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Multiple family group intervention for spinal cord injury: Quantitative and qualitative comparison with standard education.

Authors
  • Dyck, Dennis G1
  • Weeks, Douglas L2
  • Smith, Crystal Lederhos3
  • Shaw, Michele4
  • 1 Department of Psychology, Washington State University Spokane, Spokane, Washington, USA.
  • 2 St. Luke's Rehabilitation Institute, Spokane, Washington, USA.
  • 3 Elson S. Floyd College of Medicine, Washington State University Spokane, Spokane, Washington, USA.
  • 4 College of Nursing, Washington State University Spokane, Spokane, Washington, USA.
Type
Published Article
Journal
The journal of spinal cord medicine
Publication Date
Jul 01, 2021
Volume
44
Issue
4
Pages
572–582
Identifiers
DOI: 10.1080/10790268.2019.1710946
PMID: 31961284
Source
Medline
Keywords
Language
English
License
Unknown

Abstract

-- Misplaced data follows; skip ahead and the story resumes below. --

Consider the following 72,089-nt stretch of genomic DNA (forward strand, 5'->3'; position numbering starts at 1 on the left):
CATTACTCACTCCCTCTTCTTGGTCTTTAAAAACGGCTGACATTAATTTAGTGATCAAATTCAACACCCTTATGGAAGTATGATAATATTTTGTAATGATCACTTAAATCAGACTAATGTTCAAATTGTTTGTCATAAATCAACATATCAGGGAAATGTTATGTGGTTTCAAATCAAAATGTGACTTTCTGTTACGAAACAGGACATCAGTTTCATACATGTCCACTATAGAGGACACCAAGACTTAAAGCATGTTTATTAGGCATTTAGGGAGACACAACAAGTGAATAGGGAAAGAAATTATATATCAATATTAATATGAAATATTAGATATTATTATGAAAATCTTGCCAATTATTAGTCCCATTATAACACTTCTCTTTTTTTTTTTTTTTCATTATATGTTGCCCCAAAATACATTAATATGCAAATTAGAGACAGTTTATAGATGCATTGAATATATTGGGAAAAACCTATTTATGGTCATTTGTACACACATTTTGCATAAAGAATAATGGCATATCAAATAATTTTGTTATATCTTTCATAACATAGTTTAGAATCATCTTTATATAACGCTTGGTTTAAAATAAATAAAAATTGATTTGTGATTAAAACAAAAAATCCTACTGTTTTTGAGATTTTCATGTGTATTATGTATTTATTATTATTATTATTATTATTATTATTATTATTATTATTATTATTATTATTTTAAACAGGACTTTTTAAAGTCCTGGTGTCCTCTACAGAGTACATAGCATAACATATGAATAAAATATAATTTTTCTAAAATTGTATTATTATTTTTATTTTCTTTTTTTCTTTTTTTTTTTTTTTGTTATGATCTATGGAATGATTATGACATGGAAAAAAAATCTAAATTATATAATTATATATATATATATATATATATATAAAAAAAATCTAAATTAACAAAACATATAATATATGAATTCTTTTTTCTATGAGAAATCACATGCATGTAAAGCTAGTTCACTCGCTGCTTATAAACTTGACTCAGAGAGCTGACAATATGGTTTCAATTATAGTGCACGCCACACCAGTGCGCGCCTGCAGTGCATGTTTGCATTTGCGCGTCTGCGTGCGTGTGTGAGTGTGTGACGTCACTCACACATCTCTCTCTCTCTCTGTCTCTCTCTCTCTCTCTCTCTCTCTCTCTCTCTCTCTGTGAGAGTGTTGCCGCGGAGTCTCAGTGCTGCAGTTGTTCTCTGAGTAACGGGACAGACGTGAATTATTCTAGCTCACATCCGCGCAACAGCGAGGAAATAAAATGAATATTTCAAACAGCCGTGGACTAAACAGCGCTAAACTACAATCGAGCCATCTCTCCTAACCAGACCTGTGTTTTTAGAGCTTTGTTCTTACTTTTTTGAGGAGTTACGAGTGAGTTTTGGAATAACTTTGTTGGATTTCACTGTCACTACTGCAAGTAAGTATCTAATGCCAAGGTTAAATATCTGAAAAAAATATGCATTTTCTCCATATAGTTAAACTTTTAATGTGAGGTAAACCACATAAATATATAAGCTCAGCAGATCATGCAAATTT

Objective: To evaluate a Multiple Family Group (MFG) education and support intervention for individuals with Spinal Cord Injury (SCI) and their primary caregivers. We hypothesized that MFG would be superior to an Education Control Group (EC) for improving patient activation and coping skills, social supports, and relationship functioning.Setting: A large free-standing inpatient and outpatient rehabilitation facility.Participants: Community dwelling adults with SCI and their caregivers living in the Northwest United States.Interventions/Methods: Nineteen individuals with SCI who had been discharged from inpatient rehabilitation within the previous three years, and their primary caregivers participated. Patient/caregiver pairs were randomized to the MFG intervention or an active SCI EC condition in a two-armed clinical trial design. Participants were assessed pre- and post-program and 6 months post-program. Qualitative and quantitative outcomes were evaluated. Focus groups were conducted with each group to determine benefits and recommendations for improvement.Results: Relative to EC, MFG reduced passive coping and increased subjective and overall social support in participants with SCI. Relative to EC, MFG also reduced passive coping in caregivers. Patient activation relative to EC was non-significantly increased. Content analysis identified four themes describing participants' experiences: enhanced sense of belonging, increased opportunities for engagement, knowledge, and team work; results that were generally congruent with quantitative measures of improved social support.Conclusions: Relative to EC, MFG assisted participants with SCI and their caregivers to manage the difficult, long-term, life adjustments by improving coping and strengthening social support.Trial registration: ClinicalTrials.gov NCT02161913. Registered 10 June 2014.

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